I can almost feel your eyes rolling as you read on. You'll be thinking I've got my head too high in the IT cloud, where I actually do spend most of my time these days.
But with age comes courage. (There's got to be at least one benefit to growing old!) I've lately been immersed in the world of virtual reality, or VR, and I'm telling you I've seen the future. Actually, the VR future; it is here, and as with every new technology, there needs to be a tipping point where it becomes mainstream, which means affordable for enough people.
The beginning of that tipping point could come as early as the next major consumer electronics show in the U.S., when manufacturers show off VR devices that don't make you feel like you're wearing a ton of bricks on your head or make you cross-eyed from too much exposure. At the latest, it will arrive by the end of next year. But the tipping point will be crossed sooner rather than later.
Remember that at the beginning of the Internet our eyes perhaps rolled, too. Or at the debut of the mobile smartphone, the first Nokia, our eyebrows went up. But then the iPhone came along and changed everything, and eyes stopped rolling.
Well, already the Samsung Gear VR glasses, powered by Oculus, are priced at an affordable $199, and they're not too bulky or heavy. I could comfortably wear the set even with my spectacles on. All you need is this device coupled with a Samsung Galaxy S6 or Note 4. Oculus is also launching its own device, Rift, in 2016.
Anyway, the point of this column is not to bore you with technology but to talk about the future of travel content. See, these days, we've all become desensitized to content. There's just too much out there. Instagram is just one nonstop stream of gorgeous photos of beaches and resorts designed to make you want to visit them. Facebook is full of your friends' holiday photos, intended to make you envious.
And now, videos have become huge on Facebook, too. Suddenly, YouTube is looking rather old school because the Facebook feature on videos leads you to "related videos," and so it has become a discovery platform, as well, rather than just a search tool.
The point, though, is that because there is just so much content, we've become so jaded that even the most stunning of images hardly warrants more than a second glance, and if a video goes on for too long (more than one second), our attention has already moved on.
Yeoh Siew Hoon in virtual reality mode on the Samsung Gear VR headset powered by Oculus.
Enter virtual reality, which if done right, can really transport you and fill you with a sense of wonder.
I first tried virtual reality at a Lufthansa stand at ITB Berlin. It simulated a business- class experience on a flight from Frankfurt to San Francisco. It was just OK. The Oculus Rift developer's kit was chunky, and anyway, a flight is not much to get excited about, even if there is Champagne onboard. But it did open my eyes to the possibilities.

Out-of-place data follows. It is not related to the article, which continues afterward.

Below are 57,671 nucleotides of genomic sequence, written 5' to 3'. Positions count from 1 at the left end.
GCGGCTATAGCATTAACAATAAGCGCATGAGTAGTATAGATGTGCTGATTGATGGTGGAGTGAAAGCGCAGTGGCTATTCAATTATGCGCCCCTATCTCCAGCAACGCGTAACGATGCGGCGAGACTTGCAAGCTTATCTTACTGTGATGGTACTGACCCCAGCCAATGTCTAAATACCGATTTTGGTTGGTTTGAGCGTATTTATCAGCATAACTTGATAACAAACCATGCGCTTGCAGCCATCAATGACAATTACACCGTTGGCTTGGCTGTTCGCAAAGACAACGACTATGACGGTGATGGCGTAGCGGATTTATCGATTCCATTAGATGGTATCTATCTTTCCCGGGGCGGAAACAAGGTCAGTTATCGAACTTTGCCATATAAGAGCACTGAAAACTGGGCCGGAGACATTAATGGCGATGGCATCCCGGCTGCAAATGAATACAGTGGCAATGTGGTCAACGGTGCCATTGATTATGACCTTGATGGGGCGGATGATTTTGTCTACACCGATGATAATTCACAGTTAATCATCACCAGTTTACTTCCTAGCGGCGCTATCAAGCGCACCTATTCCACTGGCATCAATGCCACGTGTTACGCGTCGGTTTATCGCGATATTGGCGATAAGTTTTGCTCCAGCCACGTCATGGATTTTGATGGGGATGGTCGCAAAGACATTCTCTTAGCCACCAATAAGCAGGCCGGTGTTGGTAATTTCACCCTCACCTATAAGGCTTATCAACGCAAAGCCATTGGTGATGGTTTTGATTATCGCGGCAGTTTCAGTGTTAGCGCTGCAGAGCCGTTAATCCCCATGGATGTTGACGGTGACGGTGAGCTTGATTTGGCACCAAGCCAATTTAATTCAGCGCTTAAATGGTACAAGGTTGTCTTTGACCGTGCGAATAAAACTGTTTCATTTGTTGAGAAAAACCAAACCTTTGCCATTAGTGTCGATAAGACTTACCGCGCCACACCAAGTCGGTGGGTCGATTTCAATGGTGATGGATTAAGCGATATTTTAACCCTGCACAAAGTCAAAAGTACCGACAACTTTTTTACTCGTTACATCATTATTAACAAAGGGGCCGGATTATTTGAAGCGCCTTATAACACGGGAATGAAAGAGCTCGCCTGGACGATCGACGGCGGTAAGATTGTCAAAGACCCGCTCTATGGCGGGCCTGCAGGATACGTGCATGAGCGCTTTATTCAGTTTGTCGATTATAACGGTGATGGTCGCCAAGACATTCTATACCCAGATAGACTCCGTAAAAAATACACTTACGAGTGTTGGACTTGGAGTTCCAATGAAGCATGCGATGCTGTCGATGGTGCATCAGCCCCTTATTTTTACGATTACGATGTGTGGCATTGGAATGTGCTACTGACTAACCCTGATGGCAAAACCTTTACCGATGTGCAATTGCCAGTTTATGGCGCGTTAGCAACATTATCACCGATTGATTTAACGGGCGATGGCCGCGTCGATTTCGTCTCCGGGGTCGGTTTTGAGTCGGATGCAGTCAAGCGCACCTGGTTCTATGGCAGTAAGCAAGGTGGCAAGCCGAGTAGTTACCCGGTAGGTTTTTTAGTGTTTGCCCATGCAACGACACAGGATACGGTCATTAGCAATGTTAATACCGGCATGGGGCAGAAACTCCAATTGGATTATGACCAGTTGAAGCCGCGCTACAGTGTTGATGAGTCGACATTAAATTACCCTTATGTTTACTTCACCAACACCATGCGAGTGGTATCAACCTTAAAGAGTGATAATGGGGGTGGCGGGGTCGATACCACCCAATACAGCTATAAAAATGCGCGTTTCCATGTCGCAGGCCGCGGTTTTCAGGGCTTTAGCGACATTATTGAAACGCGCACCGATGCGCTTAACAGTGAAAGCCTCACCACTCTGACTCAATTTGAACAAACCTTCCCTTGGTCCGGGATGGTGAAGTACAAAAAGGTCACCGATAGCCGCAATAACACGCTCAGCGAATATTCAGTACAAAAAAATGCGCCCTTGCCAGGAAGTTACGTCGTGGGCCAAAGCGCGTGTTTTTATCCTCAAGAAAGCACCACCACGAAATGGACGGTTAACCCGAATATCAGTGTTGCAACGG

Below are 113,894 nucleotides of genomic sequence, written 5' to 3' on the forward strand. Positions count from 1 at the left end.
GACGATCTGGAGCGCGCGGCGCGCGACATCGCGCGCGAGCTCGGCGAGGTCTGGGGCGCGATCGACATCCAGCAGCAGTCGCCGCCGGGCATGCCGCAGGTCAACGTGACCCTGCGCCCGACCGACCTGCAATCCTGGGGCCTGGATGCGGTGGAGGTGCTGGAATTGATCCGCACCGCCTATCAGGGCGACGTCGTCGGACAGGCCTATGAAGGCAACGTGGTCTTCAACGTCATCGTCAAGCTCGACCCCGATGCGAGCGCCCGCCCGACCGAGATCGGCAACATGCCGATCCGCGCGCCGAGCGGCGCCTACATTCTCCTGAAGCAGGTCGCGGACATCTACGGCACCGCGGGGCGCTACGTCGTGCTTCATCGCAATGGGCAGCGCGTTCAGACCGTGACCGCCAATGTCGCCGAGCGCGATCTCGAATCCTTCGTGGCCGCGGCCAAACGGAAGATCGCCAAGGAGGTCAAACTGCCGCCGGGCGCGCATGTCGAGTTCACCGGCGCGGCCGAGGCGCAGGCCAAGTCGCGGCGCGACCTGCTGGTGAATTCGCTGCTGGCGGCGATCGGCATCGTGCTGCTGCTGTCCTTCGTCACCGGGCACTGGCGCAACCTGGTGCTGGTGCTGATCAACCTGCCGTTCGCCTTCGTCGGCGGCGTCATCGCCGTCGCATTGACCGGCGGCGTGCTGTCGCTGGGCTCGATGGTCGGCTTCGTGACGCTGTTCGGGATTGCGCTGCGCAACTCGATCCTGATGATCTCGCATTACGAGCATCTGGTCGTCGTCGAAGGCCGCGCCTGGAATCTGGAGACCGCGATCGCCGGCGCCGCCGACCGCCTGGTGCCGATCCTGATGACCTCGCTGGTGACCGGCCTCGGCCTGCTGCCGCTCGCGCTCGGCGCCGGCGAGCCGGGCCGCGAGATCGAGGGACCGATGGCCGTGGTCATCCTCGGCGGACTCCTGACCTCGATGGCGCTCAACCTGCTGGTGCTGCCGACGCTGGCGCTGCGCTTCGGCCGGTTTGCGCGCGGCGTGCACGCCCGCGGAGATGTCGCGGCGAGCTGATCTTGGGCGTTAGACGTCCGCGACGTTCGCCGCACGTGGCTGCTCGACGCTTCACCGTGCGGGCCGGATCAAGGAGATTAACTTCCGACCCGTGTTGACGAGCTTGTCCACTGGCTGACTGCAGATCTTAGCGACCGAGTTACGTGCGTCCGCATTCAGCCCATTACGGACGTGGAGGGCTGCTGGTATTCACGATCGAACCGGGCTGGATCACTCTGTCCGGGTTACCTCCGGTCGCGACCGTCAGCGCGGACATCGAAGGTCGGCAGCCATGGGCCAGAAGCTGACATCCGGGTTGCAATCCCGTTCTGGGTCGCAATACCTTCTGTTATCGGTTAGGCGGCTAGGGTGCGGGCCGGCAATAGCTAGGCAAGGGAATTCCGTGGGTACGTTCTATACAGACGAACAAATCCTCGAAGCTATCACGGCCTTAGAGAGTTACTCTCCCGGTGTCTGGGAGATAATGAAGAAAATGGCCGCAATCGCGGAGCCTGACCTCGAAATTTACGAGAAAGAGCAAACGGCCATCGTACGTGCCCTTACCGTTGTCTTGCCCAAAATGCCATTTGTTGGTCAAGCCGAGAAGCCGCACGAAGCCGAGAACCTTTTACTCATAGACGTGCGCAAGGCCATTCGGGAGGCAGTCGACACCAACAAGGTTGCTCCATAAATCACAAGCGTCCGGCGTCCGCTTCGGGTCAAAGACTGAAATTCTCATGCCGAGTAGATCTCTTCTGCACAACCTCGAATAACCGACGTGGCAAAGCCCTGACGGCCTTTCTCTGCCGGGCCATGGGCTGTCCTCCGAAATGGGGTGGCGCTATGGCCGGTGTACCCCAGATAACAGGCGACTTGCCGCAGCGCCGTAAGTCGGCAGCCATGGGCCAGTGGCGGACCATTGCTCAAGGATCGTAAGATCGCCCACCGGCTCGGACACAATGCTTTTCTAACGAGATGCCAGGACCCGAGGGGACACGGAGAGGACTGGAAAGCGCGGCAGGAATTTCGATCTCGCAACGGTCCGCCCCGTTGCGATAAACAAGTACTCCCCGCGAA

Then I tried three destination videos produced by Brand Karma, a new-media agency specializing in hospitality, and I literally saw the light. The videos were of Ulaanbaatar, Mongolia; Shangri-La, in China's Yunnan Province; and Lhasa, Tibet.
I've always wanted to go to Mongolia, and this video, which followed a tour guide as he showed me places, absolutely transported me and made me determined that I must go there soon.
I'd been to Shangri-La and Lhasa, and these two videos brought back such powerful memories that I yearned to revisit them.
These videos, which I viewed with a Samsung Gear VR, were filmed using six Go Pro cameras in a custom 3-D mount. The footage was then stitched and edited; the result is a truly immersive experience. You look up and see the big blue sky of Tibet, and you want to touch it. You look ahead and see the massive grasslands of Mongolia, and you want to walk through it. You look behind and see a herd of yaks grazing on the grasslands of Shangri-La, and you want to go up and say hello.
As someone who loves content and storytelling, I've been wondering about where content can go. I still love print, and the written word as printed is eternal. I love videos; they tell travel stories well.
Virtual Reality has the ability to infuse your most well-traveled customers with a new sense of wonder about places, and for virgin travelers, well, it'll just absolutely get them off the couch and onto a plane.
Just as social media enabled independent businesses to market themselves globally, virtual reality will enable the remotest and smallest of places to reach customers with as lifelike an experience as possible. It will never be as good as being there, but it comes close.